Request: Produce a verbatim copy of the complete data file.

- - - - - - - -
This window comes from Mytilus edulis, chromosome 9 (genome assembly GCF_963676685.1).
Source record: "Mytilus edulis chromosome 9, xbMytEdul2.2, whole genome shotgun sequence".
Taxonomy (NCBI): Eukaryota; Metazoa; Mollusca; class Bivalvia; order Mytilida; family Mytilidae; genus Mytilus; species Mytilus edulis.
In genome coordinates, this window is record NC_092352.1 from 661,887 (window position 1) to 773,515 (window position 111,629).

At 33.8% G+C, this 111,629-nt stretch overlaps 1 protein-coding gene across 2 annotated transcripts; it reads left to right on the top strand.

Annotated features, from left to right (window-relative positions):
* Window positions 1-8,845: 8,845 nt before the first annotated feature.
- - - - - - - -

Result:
This window comes from Mytilus edulis, chromosome 9 (genome assembly GCF_963676685.1).
Source record: "Mytilus edulis chromosome 9, xbMytEdul2.2, whole genome shotgun sequence".
Taxonomy (NCBI): Eukaryota; Metazoa; Mollusca; class Bivalvia; order Mytilida; family Mytilidae; genus Mytilus; species Mytilus edulis.
In genome coordinates, this window is record NC_092352.1 from 661,887 (window position 1) to 773,515 (window position 111,629).

At 33.8% G+C, this 111,629-nt stretch overlaps 1 protein-coding gene across 2 annotated transcripts; it reads left to right on the top strand.

Annotated features, from left to right (window-relative positions):
* Window positions 1-8,845: 8,845 nt before the first annotated feature.